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Lethbridge Herald Newspaper Archives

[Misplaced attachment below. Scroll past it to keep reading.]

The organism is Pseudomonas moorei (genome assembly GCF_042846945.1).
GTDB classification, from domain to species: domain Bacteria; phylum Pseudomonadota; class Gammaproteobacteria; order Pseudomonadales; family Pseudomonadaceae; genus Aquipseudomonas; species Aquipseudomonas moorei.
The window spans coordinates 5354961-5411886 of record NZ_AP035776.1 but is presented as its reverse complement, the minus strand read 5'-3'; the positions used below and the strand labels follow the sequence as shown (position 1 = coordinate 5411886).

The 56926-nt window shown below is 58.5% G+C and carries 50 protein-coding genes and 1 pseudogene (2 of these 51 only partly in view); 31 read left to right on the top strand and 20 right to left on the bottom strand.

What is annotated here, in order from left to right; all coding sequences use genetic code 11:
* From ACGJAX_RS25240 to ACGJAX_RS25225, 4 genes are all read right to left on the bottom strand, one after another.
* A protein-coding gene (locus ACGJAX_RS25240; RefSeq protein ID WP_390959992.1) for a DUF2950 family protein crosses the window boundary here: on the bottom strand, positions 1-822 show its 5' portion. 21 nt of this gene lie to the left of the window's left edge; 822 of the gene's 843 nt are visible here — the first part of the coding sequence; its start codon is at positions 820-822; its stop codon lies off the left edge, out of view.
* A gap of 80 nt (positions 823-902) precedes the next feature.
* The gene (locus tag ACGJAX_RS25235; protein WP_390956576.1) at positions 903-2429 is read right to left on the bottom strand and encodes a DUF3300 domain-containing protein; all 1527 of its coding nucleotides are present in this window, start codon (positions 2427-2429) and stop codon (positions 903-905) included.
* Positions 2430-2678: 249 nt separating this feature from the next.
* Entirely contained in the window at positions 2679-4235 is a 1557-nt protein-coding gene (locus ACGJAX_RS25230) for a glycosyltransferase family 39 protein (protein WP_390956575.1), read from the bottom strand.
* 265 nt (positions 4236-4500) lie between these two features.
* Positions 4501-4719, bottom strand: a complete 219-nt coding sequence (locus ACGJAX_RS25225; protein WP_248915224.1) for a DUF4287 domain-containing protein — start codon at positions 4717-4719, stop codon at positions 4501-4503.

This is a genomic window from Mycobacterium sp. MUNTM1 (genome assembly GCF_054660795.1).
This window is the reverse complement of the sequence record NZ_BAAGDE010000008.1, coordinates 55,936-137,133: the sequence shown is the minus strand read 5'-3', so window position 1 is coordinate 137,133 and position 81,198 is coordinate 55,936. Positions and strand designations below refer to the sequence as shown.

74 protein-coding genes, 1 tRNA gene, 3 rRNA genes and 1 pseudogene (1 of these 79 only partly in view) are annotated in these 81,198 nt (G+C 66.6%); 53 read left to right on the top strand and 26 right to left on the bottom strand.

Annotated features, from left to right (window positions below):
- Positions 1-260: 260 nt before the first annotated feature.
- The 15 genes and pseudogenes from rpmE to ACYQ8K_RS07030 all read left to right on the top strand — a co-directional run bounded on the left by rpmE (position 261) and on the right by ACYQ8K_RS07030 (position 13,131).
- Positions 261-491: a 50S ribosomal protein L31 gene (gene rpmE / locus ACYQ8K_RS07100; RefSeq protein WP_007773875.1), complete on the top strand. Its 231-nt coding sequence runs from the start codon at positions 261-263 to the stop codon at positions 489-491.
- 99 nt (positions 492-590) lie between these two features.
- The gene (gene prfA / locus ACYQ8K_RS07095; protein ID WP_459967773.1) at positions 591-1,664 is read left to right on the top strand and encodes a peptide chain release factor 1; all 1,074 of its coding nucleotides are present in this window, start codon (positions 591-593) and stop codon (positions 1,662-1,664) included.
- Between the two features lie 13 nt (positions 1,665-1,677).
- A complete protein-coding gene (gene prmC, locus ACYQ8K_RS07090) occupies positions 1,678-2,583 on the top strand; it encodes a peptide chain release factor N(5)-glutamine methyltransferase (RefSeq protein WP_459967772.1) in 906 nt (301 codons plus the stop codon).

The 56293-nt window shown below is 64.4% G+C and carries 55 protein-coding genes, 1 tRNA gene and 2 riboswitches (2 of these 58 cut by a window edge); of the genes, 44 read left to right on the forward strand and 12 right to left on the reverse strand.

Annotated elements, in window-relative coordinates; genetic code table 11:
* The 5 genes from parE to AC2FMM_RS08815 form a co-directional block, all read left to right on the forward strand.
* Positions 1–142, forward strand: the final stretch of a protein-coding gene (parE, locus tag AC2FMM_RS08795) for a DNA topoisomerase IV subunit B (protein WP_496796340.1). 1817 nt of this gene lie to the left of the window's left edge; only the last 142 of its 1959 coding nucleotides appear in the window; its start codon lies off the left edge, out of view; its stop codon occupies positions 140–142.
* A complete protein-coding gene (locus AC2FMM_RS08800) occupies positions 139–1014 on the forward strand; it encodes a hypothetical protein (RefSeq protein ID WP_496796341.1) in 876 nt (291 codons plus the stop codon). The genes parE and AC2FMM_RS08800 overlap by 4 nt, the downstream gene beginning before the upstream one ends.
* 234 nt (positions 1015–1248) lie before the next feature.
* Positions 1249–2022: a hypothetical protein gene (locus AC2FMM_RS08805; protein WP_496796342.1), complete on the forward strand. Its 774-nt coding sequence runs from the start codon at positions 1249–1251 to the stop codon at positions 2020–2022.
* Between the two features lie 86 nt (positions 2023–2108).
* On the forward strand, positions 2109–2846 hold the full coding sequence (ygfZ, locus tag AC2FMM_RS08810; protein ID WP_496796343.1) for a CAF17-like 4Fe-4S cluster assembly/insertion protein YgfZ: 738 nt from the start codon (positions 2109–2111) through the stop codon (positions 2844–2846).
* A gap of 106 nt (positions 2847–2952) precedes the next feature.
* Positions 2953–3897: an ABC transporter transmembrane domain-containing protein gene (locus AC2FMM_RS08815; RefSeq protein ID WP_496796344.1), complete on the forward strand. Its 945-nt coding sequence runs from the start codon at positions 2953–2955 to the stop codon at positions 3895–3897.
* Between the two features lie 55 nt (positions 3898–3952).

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Lethbridge Herald (Newspaper) - May 17, 1918, Lethbridge, Alberta PACE FOURTEEN THE Canada's Food Controller (A Character Sketch by WiUtnm TlBuiar Greenwood) LETMBRIphE DAILY HERALD FRIDAY, MAY 17, Ottawa, May 50.-tSpeclal Corros-pondenco.)-Out of the farthest west lias oonie a modern Lochlnvar - to >vre8tle with the food vrobletns ot Canada. fle"8 setting away with it. air \Vllfria l^iirlor. whojH rogll-leacy'oeeniB. �ternal, la h ri^ont,de-hate In tho house *o( oomiuont said that be Iwd never heard of him until he �ppointod food cgntroller. As ft personal "toritlmonr that way not be remarkable. Many able men have been' horn - and reached manhood iinoe 8lr Wilfrid cut his deep notch In tite Shatt pt fame. It n)ay bo sig-nttloaAt, howBTor, that a generation ot taipable men, typified by Henry BrougUton TUomsou, has arisen, wronght faithtnlly and been recognized In local spheres while yet the great laadors of political lr. Hanna, he went to New i'ork to relieve the sltnatton that had be-romi intolerable and wholly out of hand. That was Mr. Hanna's way. Ite had a gift of ch�o.=ilnr the right man. The sugar question ^-a* settled in a day and has remained setre, it hiiita at hfa distinction for he Is no ordinary man judged by the comsDan mean re In use in;Canada. Bignan, adaptability, dar-billty, steadftataeie, atralght-Uvisc H. a. THOIVttON with bead lu the air toward the suil characterise the Douglas Tir. the royal pine of the Pttciflc. xVs with ilie Douglas Fir so with H. H. Thomson YOU ALWAYS KNOW WHBRH TO FIND HIM AND HE GROWS WHERE HB IS FOUND. Some, factious persons profess to liken hlni to a bull trtoose, but the appellsitiou does not ttek In his gentler moods. Yet the buU moose is a bonny fighter when his ire is aroused and his back is to the wall. On that score Henry Brotlghton Thomson may be counted a bull moose. If yon want to snap an intimate pletttre of a tnan on his sympathelic side, fhid out how !>is closest friends address him. That is a fairly accurate index for a human document. In the caso of 11. B. Thomson, without exception those who know him best refer to b!m among' themselves and to hie face as H. H.. as it he were an algebraic expression as for instance la H to the nth power, or a chemical formula like H20 or a symbol like the BQUare and compass lu Freemas-Qjiry. These are tliey who have Been familiar with Uim for twenty-tlve years, and when they recount incidents of his -astonishing career, they appear lo speak as if they were llliiitrmltog the effect of the element H. B. upon other chemical consti-t�ents into whatever combinations his unique personality merged. There le\ always a sort of aloofness, a kind of setting apart, a separating of H. |>B. from aJl other human lugredienta as if whatever he coalesced with vreuia of a surety take on his characteristics. W'lih the exception of Sir Hichard MoBrlde, the best beloved SOB ot the Pacific Province, this paeuliarity. native to British Colum-bti is attached AOlely to H. B., who b4Ue many of thoae marks that won the affection and created the fragrant memories his countrymen have for tbe Prime Minister who has gone before. Not leas likeable, nor less h.u-man; bat more OtbraHer-llke, a rock ia A weary land, a port in time of stonn la H. B. Cinadian Abe Lincoln. Someone hai called H. B. a Canadian Abraham Lincoln, and in phy- Tattle . ToTpm;:. 1916, Dear Chltdran . nai Growiv-upt| Never hnre aiqr feat about these d^nty solid chocolate pieces, they Are M wholesome af..^thejr are delicious, and contain nothing but the best and most expensive cocoa beans, rich cnaray milk, apd telected wagtx. Eat u many u you please- they are the best and purest chocolate cenlection ia di� world. Yours faithfully. The Cowan Co., Limited Neaie Sag.-Dtslgn Pat. 9 .9 LEMON WINE Cold Refreihing Invigorating Lethbridge Brewiiig and Malting Co,, Ltd. slcal contour he unquestionivtly resembles the great I'resltlont before li� began to alt for his rt>cent stfttuoa. He has the height, though ,hls frame i modifies his appearance of hugeness. His shoulders are heavily powertnl. His h5)>d and nock fit Into.thorn to form a torso that would do credit to a champion athlet?.-Seeing Ulm first while ho is sitting at work In his office with his back toward you, yon are struck with his unusual show ot pUystcal Btrenglh, as it you had come suddenly upon ' a giant shot-putter about to make a loss. He gftes rather more to legs and frame than one would expect ot a parlor dandy, but thorp Is no suggestion of ungaln-liness. While his movements calm and deliberate, give evidence of restrained nDr\*ous enoigy. Ho is auro-footed. and has n sliding stride like a man accustomed to footpaths In the open and totting a load. But he does nut look like tho authenticated .pholographs of Abe I/in-eoln. He has the same high cheek bones, almost North American Inr dian in prominence, and an uucom-balile head of dark liair. But there is no shadow of the weight ot tho world In his expression. Keen perception, resolutenets. kindliness, and Irish humor fight for tlrst place in his eyas, that after ail express him better than any-other physical characteristic. They can flash;with anger, and thoy can fair melt you. and that is an Irish osppession. The real H. U. is not far behind those eyes. . A Story Teller. His reputation as a story-teller is reai'nisoent of the legeud of Abe Lincoln. He gets his stories from actual personal experience, and, listening to hlni, one gathers the impression that he has spent twenty-tlve years in British Columbia playing practical Jokes on others and hav-i ing practical jokes played on hlm.^ It ' there was a play boy of the West H. B. can qiialify for the title. One way he has ot recalling the identity of a western town Is to tell the story of what fell before hlni there, or how he �et so-and-so. Wrapt up with such narration is a picture of the town inhabited tfy real human beings ami exuding a personality hU its own. He has several stories tor each town,, and each citizen, and as lio lias been everywhere aud know.s everybody, �his repertoire of stories is voluminous. The native humor of the locality, its picturesque characters, tl\e idiosyncrasies of the people are all touched upon with an appreciative relish, so that an evening with 11, B. sends one home picturing British Columbia in moving and radiant colors, its people all giants of humor, its towns ail perfect, and its sun forever shining. But uuderiyiug all his verba! mean-derlngs and philandering, there is a sense ot just proportion, and a note of serious contemplation of the real business of life. He has Imagination and humor, and. like every Irishman, can be more serious than a saint. Grandfather an Admiral. Thoiigh H. B. was born on the hanks of the River Boyne, yet his grandfather on Jils mother's side was an Admiral in the British Navy apd a dweller lu London. His father was an officer In the British army and sowed through the Indian Mutiny. The family oslute ia still lu H. B.'s hands, the old .Manor House stands as It did hundreds of years ajgo, and is occupied by his two unmarried sisters. His real home, however, Is in Victoria. B.C., where his widowed igcsg mother-keeps the light still burning in the window-against her only son's return from the East, where, she has no doubt, he Is being detained too, long. A remarkable story Is attached to that Old Manor House on tbe banks of the River Boyne. After the battle that fixed William III on tbe throne of England a meeting o( the Loyal Orange AaeocUtkin was convened In .1 room in it, and every year for 100 years, oa the 12th ot July, a meeting ot the asBOCIation was held in the same room, and the ancient regalia exhibited and the jime-honored ceremonies performed, ' as � they were when Jsraeg 11 was slyly dropping the Great Seal of England into the River Thames on his assisted flight to France. H. B. WB8 educated at Bedford Public School in i^ngland that ranks with Harrow as a place ot instruction and Inspiration, as Its honor roll eloquently testifies. Fiwm there he entered a large exporting house in London ofi the Thames, whose ships came In from all around the world laden with merchandise. Until he was twenty-three, he was immeraed in the traditions and the practice of world merchandising, until, fired by the Incoming and outgoing of ocean >car-rler�, he went out to see the great round world, fixing his eyei ever on the west. His objective was Chill, to which country ho was attracted through adventure and an offer from a South American merchant whom he accompanied across the Atlantic. Thla rosy prospect did not materlalUe and in 1892 H, B. Is discovered on a ranch in the Caraboo district ot British Cohimbta. By 1893 he had saved ?300 and had it deposited In a private bank at Kamloops Just two days before the bank failed. That very day, he, who had never'eailod a boat In his Ufa, was engaged e� first mato of a river ateamer and embarked on tha romantic journey of a pioneer In Canada's laat frontier province. At Many Trades. Whatever a strong and willing man could turn lila hand to, ha did. Ho put in a man's day's work at many trades, ranching, tarmlDg, logging, steam-l>oatlnft �ade .general manager. Ho has made a ootable success ot the business, expanding Us activities and es-t&bl'Isbing it on a progressive and profitable basis. Into the community life of the capital of BrltUU Columbia he threw hlinselt joyously and boletervusly, while his public spirit recolvemong tho public men of Bj'lllsh Oolflmbia n. B. takes a vi'omlnent place and oxerts an Influence that cannot be gainsaid. He has the prestige of pronounced business success, bsaed on knowledge and ability, so that whatever he engages in finds ready accoptanco and popUlar support. British Columbia was not surprised that he Ijccarae Food Controller, for It had long ago taken his measure as a man ot capacity to organize and do iblngs swiftly in ft comprehensive way. As Food Controller H. B. put.i his faith In tho piiopie of Canada, sincerely believing that thoy will do voluntarily what other people may have to ha compelled to do. Starting with the certain conviction that foot^ will win tho war, he has .aimed to Instill Into every man's .liolnd tho con-copllon that food control is an Individual effort, and that If all Canadians were food controllers, then food control In Canada would b� perfect. Ills favorite saying is that every Canadian should discipline himself with ; food, conserve, substitute, produce. What each '^cltlsen can savo in wheat, beet apd pork. If multi- plied by tho total number ot citizens, would enable the Allies to be fed without dread of starvation. AND THAT IS THE REASON FOR FOOD C0.\-TI10L. It that objest'Na achieved, nothing else matters. How He Handled It. Ho saw early that food was a first class nuinition ot war, and that Canada, the Cnitod States, tho United Kingdom and tho Allic,s were vitally interested in the successful working out of any world wide scheme of food conservatiou and production. It wart necessary, liierefuru, lo >;�tauiiBli fiindttmental and uniform principles of administrallou If Canada and this L'nited States were to moet *lio war needs for^food of tho United Kingdom and tho Allies. His close association Willi Mr. Hoover, during Mr. Hanna's regime, had taught him to respect the United States Food Administrator as ono ot... tho world's greatest executives. Ho was also Impressed with the fact that what tho L'nltod States was doing regarding food should also ho done by Canada, in cordial co-operation, thus lessoning tha friction and Increasing otfi-dency. So having precipitated tho principles of adminlsfration from the known facts and needs, 11. 13. and Mr. Hoover, controlling the, two /food boards of America, work on definite linos toward one common object- TO SEE THAT FOOD IS OISTRI-BUTEiJ IJQUlTABbY IN BOTH COUNTRIES AND THAT THE UNITED KINGDOM AND THE AU LIES ARB GIVEN FULL, DINNER PAILS, H, B. thinks- In terms of world trade. Be has the power to visualizo the food ot the worJd from Its source to lla ultimate consumption. Wheat to the ordinary man may moan only the pralrlo provinces. Wheat to H, B, brings up a picture of Australasia, India, Russia, the UnUod atatos. Can- ada and Argentina, rcploto with tables of crop returns, sliipping facilities and comparative distances from L/iv-crpool. Tho available v.-orld supply ot wheat is iwliat Food Controllers/| think about, Thi'i is the cosmopolitan trader's view, aiii^ ljcl'oi:o the war is over t:anada and the United States will havocroali;il an army ot trained men who will know the avonues of ^�orki coramcrcn liku tho oniinary man knoiv.'i tlio sti-oets of his own city. With tbo liQlp of siwh men, it will 1)0 possible to proRocuto road-.iiistnient after tbo war on a scalo commnnsurato with tho trade opportunities. The leUor.s 11. R. might, well bo stumped *on the Canada Food Board, for Ilia personality permeates the whole department from the aatuto chlot oE Hltttr, to Willie, tho precocious office ijoy. His unflagging industry, sure giasp of every pliaso of food, and old Avorld courtliness, turn a government bureau Into a modern place of Ijiisinoss v/hore service to tho public Is tho first consideration, Tho Canada Food Board ia a trium-virato, a band of throe, consisting of ' _i___ Henry B. Thomson, J. D. McGregor and the lion. C. A.. Dunning. If'or my own part, because ot his great reserve torco and strong character, H. 1!. Thomaoa reminds mo most ot Atli-D,s, Count do la Fere In THig-THRl'lE MUSUKTRERS. Lot J. D. .McCrcgor, the Director of Farm Labor on tho Canada Food Board be Ptir-UioR, whom hc^ recalls In both hlH build and lempnramcnt, and the Hon. C. A. Dunnin/r, D'Artaguan, tho cnre-troo blade from Cascony, but picture II. 13. Tho'mson as Athos, who was both gentle and wise, whose friends wore the real men of the land, and Whose chlotest loves were homo and country. ' ' , HVliliam llamar Greenwood, EXCHANGE PHIS0NER8i Berne, .May 17.-An agreement has been reached here between Germany and Italian commtssionei's In rsffnrd to the exchange of sick and crippled prisoners of svar and tho management ot prison camps. It will be submitted for oonflnmitlon. ^ �oi END'S Women fly to Eho'a when Headache$ threaten ;